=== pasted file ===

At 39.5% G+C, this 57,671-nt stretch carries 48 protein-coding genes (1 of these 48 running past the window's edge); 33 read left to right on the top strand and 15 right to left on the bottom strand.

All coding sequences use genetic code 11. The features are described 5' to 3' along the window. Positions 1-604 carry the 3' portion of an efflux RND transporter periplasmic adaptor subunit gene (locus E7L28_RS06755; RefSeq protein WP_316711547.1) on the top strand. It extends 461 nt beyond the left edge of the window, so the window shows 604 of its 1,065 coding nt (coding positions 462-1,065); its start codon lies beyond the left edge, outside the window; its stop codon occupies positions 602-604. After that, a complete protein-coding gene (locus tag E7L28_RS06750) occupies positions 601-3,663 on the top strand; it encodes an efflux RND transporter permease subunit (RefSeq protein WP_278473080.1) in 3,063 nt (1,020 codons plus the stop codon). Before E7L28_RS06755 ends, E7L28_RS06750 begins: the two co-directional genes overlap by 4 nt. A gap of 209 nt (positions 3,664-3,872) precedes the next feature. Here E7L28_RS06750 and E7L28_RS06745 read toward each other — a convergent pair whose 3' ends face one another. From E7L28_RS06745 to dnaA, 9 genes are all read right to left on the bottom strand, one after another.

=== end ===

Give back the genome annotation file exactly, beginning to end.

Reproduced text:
At 39.5% G+C, this 57,671-nt stretch carries 48 protein-coding genes (1 of these 48 running past the window's edge); 33 read left to right on the top strand and 15 right to left on the bottom strand.

All coding sequences use genetic code 11. The features are described 5' to 3' along the window. Positions 1-604 carry the 3' portion of an efflux RND transporter periplasmic adaptor subunit gene (locus E7L28_RS06755; RefSeq protein WP_316711547.1) on the top strand. It extends 461 nt beyond the left edge of the window, so the window shows 604 of its 1,065 coding nt (coding positions 462-1,065); its start codon lies beyond the left edge, outside the window; its stop codon occupies positions 602-604. After that, a complete protein-coding gene (locus tag E7L28_RS06750) occupies positions 601-3,663 on the top strand; it encodes an efflux RND transporter permease subunit (RefSeq protein WP_278473080.1) in 3,063 nt (1,020 codons plus the stop codon). Before E7L28_RS06755 ends, E7L28_RS06750 begins: the two co-directional genes overlap by 4 nt. A gap of 209 nt (positions 3,664-3,872) precedes the next feature. Here E7L28_RS06750 and E7L28_RS06745 read toward each other — a convergent pair whose 3' ends face one another. From E7L28_RS06745 to dnaA, 9 genes are all read right to left on the bottom strand, one after another.